China has emerged as the world’s biggest importer of Cambodian milled rice, now accounting for more than half the market share – versus just three per cent a decade ago – and is expected to further strengthen its dominance going forward, while insiders point out that traders who ship to Chinese shores pay relatively large sums for the grains.
In 2012, China bought 6,181 tonnes or about three per cent of the Kingdom’s total milled rice exports for that year, according to a statement posted on Ministry of Agriculture, Forestry and Fisheries secretary of state Hean Vanhan’s official Facebook page.
This figure continued to increase: to 28,302 tonnes (seven per cent of total milled-rice exports) in 2013, to 48,980 tonnes (13 per cent) in 2014, to 116,639 tonnes (22 per cent) in 2015, to 127,460 tonnes (24 per cent) in 2016, and to 199,857 tonnes (31 per cent) in 2017.
Although dipping slightly in 2018 to 170,154 tonnes (27 per cent), the figured recovered the following year to 248,105 tonnes (40 per cent), and grew to 289,439 tonnes (50.2 per cent) in 2020 and 309,709 tonnes (50.5 per cent) last year.
In the first half of 2022, China bought 168,280 tonnes or 51.4 per cent of Cambodia’s total milled-rice exports of 327,200 tonnes, the statement added.
On the other hand, the ministry also reported that the Kingdom exported 350,902 tonnes in the January-July period, or up by 13.24 per cent year-on-year, of which 169,766 tonnes or 48.38 per cent went to mainland China, Macau and Hong Kong, up 10.29 per cent on a yearly basis.
Song Saran, president of the Cambodia Rice Federation (CRF), the apex industry body, told The Post on September 1 that milled-rice sales to China have reached about 200,000 tonnes year-to-date, or equivalent to half of the official annual tariff-free quota allowance of 400,000 tonnes for Cambodian milled rice.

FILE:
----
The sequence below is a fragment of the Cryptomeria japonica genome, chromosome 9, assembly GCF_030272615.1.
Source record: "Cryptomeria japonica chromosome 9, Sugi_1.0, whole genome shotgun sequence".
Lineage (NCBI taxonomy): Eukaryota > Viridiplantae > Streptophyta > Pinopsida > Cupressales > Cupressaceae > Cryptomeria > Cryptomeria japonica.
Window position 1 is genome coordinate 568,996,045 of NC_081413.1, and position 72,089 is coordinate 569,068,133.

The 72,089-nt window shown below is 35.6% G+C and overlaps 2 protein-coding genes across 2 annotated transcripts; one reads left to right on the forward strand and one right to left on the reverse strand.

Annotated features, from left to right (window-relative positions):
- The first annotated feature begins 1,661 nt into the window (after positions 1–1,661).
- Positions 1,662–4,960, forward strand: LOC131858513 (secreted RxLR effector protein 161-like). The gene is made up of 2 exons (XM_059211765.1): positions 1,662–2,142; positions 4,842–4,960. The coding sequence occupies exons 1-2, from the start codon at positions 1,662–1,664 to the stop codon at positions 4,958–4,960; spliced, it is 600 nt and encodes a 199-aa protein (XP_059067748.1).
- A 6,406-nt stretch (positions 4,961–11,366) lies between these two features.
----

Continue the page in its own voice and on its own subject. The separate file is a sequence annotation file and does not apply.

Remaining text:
However, Cambodian exports of the commodity tend to pick up in the last four or five months of the year, he said, noting that grains sold to traders involved in export to China fetch comparatively large sums.
Saran revealed that, at a meeting with a CRF working group “about two weeks ago”, Chinese players “showed a strong will to buy more milled rice from us at high prices”.
“China has now become Cambodia’s main milled-rice export market,” he affirmed.
With great optimism for strong full-year export figures, the CRF chief stressed that the Kingdom plans to apply for a larger quota. Saran had previously cited 500,000 tonnes for 2023.
Although rice production could see some snags in the near term, Saran assured that milled rice exports to China or elsewhere were not encountering significant obstacles at the moment.
He also mentioned that exports to Europe were gaining momentum after EU trade safeguards expired early this year.
Saran was referring to safeguard measures imposed in 2019 that required Cambodian exporters to pay an import duty of €175 ($176) per tonne in the first year, €150 per tonne in 2020, and €125 per tonne in 2021.
The European Commission, the EU’s executive arm, introduced tariffs on Indica rice exports from Cambodia and Myanmar after an investigation found that the imports were allegedly causing economic damage to EU producers.
Cambodia and China first struck a deal in August 2014 for a 100,000-tonne quota, which was raised to 200,000 tonnes in 2017, to 300,000 tonnes in 2018, and to 400,000 tonnes in 2019 where it now stands.